SL.library

the library of learners passed to SuperLearner

full_fit

the fitted values of the chosen method fit to the full data (a list, for train and test data)

red_fit

the fitted values of the chosen method fit to the reduced data (a list, for train and test data)

est

the estimated variable importance

naive

the naive estimator of variable importance

eif

the estimated efficient influence function

eif_full

the estimated efficient influence function for the full regression

eif_reduced

the estimated efficient influence function for the reduced regression

se

the standard error for the estimated variable importance

ci

the (1-α) \times 100% confidence interval for the variable importance estimate

test

a decision to either reject (TRUE) or not reject (FALSE) the null hypothesis, based on a conservative test

p_value

a p-value based on the same test as test

full_mod

the object returned by the estimation procedure for the full data regression (if applicable)

red_mod

the object returned by the estimation procedure for the reduced data regression (if applicable)

alpha

the level, for confidence interval calculation

sample_splitting_folds

the folds used for hypothesis testing

cross_fitting_folds

the folds used for cross-fitting

y

the outcome

ipc_weights

the weights

mat

a tibble with the estimate, SE, CI, hypothesis testing decision, and p-value

Value

An object of class vim. See Details for more information.

See Also

SuperLearner for specific usage of the SuperLearner function and package.

Examples

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n <- 100
p <- 2
# generate the data
x <- data.frame(replicate(p, stats::runif(n, -5, 5)))

# apply the function to the x's
smooth <- (x[,1]/5)^2*(x[,1]+7)/5 + (x[,2]/3)^2

# generate Y ~ Normal (smooth, 1)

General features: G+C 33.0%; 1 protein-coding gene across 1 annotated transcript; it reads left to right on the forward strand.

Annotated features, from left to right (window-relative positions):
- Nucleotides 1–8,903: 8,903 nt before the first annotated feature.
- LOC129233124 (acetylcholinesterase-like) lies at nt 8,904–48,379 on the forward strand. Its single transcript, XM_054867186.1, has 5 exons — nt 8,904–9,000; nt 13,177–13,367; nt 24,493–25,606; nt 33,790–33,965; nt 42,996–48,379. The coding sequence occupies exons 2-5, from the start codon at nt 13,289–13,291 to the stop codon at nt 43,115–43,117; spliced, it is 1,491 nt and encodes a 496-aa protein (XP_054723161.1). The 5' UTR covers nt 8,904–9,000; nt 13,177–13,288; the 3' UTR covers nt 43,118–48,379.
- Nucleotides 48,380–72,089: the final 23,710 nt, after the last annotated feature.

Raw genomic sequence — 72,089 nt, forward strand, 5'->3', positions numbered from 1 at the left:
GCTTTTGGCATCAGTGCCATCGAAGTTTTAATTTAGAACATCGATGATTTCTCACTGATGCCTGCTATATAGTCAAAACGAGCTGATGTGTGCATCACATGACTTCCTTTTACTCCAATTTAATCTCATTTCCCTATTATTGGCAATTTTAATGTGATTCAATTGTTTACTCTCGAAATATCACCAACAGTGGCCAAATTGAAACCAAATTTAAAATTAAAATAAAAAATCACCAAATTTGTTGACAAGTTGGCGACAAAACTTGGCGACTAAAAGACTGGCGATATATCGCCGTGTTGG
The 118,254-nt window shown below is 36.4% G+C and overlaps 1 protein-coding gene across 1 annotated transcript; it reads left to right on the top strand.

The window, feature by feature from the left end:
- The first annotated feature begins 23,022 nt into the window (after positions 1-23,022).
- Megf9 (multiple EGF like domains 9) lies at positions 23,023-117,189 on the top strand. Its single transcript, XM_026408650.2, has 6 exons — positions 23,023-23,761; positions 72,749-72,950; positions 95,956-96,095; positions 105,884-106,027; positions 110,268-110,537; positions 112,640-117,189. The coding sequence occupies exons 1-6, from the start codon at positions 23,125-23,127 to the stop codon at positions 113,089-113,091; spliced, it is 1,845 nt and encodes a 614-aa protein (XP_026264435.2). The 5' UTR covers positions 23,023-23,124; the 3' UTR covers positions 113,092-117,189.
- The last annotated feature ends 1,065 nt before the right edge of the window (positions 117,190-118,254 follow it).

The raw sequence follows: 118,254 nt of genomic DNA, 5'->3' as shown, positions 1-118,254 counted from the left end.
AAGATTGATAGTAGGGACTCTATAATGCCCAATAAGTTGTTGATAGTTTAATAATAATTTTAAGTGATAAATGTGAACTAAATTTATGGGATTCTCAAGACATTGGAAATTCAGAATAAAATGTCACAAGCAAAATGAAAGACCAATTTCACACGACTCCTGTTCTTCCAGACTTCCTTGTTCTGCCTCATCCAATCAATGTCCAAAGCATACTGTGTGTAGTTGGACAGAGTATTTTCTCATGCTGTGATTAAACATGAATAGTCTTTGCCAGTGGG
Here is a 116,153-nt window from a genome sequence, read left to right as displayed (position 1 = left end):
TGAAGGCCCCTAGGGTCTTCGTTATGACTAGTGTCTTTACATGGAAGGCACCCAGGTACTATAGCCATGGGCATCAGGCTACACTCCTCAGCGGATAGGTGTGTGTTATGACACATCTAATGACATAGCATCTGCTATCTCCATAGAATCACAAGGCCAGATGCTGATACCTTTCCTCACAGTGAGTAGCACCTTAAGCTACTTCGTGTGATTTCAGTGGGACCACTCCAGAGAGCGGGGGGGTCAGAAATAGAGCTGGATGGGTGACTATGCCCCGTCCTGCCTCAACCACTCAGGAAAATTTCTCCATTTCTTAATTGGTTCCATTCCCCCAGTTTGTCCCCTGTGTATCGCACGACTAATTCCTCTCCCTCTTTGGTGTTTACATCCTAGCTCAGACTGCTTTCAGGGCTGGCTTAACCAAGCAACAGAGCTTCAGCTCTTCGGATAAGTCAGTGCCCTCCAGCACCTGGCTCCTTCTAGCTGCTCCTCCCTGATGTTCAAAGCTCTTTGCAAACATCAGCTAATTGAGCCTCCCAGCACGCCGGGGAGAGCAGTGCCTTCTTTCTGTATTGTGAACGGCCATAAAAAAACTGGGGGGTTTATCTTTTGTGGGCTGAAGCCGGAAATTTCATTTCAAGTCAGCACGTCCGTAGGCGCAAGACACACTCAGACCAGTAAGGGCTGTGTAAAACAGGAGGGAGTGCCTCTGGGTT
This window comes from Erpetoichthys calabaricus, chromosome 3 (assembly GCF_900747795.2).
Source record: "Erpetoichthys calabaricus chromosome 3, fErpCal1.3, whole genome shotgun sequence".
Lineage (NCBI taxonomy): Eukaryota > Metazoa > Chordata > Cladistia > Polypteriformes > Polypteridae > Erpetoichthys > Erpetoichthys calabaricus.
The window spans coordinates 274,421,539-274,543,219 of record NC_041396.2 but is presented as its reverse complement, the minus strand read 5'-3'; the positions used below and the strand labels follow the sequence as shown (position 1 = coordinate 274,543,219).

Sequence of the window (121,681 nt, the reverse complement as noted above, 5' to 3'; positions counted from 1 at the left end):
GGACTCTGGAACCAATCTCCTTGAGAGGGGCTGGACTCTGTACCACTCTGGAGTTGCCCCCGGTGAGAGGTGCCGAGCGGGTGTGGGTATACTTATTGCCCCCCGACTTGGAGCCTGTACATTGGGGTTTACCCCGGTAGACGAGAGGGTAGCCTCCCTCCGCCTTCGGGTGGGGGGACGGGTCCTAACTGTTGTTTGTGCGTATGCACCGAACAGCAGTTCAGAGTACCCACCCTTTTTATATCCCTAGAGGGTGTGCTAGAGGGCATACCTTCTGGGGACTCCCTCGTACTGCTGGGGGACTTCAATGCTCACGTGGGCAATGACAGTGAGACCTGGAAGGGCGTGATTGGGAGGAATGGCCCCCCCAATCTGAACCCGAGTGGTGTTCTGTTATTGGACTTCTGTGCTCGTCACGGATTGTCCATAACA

y <- as.matrix(smooth + stats::rnorm(n, 0, 1))

# set up a library for SuperLearner; note simple library for speed
library("SuperLearner")
learners <- c("SL.glm")

# -----------------------------------------
# using Super Learner (with a small number of folds, for illustration only)
# -----------------------------------------
set.seed(4747)
est <- cv_vim(Y = y, X = x, indx = 2, V = 2,
type = "r_squared", run_regression = TRUE,
SL.library = learners, cvControl = list(V = 2), alpha = 0.05)

# ------------------------------------------
# doing things by hand, and plugging them in
# (with a small number of folds, for illustration only)
# ------------------------------------------
# set up the folds
indx <- 2
V <- 2
Y <- matrix(y)
set.seed(4747)
# Note that the CV.SuperLearner should be run with an outer layer
# of 2*V folds (for V-fold cross-fitted importance)
full_cv_fit <- suppressWarnings(SuperLearner::CV.SuperLearner(
Y = Y, X = x, SL.library = learners, cvControl = list(V = 2 * V),
innerCvControl = list(list(V = V))
))
# use the same cross-fitting folds for reduced
reduced_cv_fit <- suppressWarnings(SuperLearner::CV.SuperLearner(
    Y = Y, X = x[, -indx, drop = FALSE], SL.library = learners,
    cvControl = SuperLearner::SuperLearner.CV.control(
        V = 2 * V, validRows = full_cv_fit$folds
    ),
    innerCvControl = list(list(V = V))
))
# extract the predictions on split portions of the data,
# for hypothesis testing
cross_fitting_folds <- get_cv_sl_folds(full_cv_fit$folds)
set.seed(1234)
sample_splitting_folds <- make_folds(unique(cross_fitting_folds), V = 2)
full_cv_preds <- extract_sampled_split_predictions(
    full_cv_fit, sample_splitting_folds = sample_splitting_folds, full = TRUE
)
reduced_cv_preds <- extract_sampled_split_predictions(
    reduced_cv_fit, sample_splitting_folds = sample_splitting_folds, full = FALSE
)
set.seed(5678)
est <- cv_vim(Y = y, cross_fitted_f1 = full_cv_preds,
cross_fitted_f2 = reduced_cv_preds, indx = 2, delta = 0, V = V, type = "r_squared",
cross_fitting_folds = cross_fitting_folds,
sample_splitting_folds = sample_splitting_folds,
run_regression = FALSE, alpha = 0.05, na.rm = TRUE)

vimp documentation built on Aug. 16, 2021, 5:08 p.m.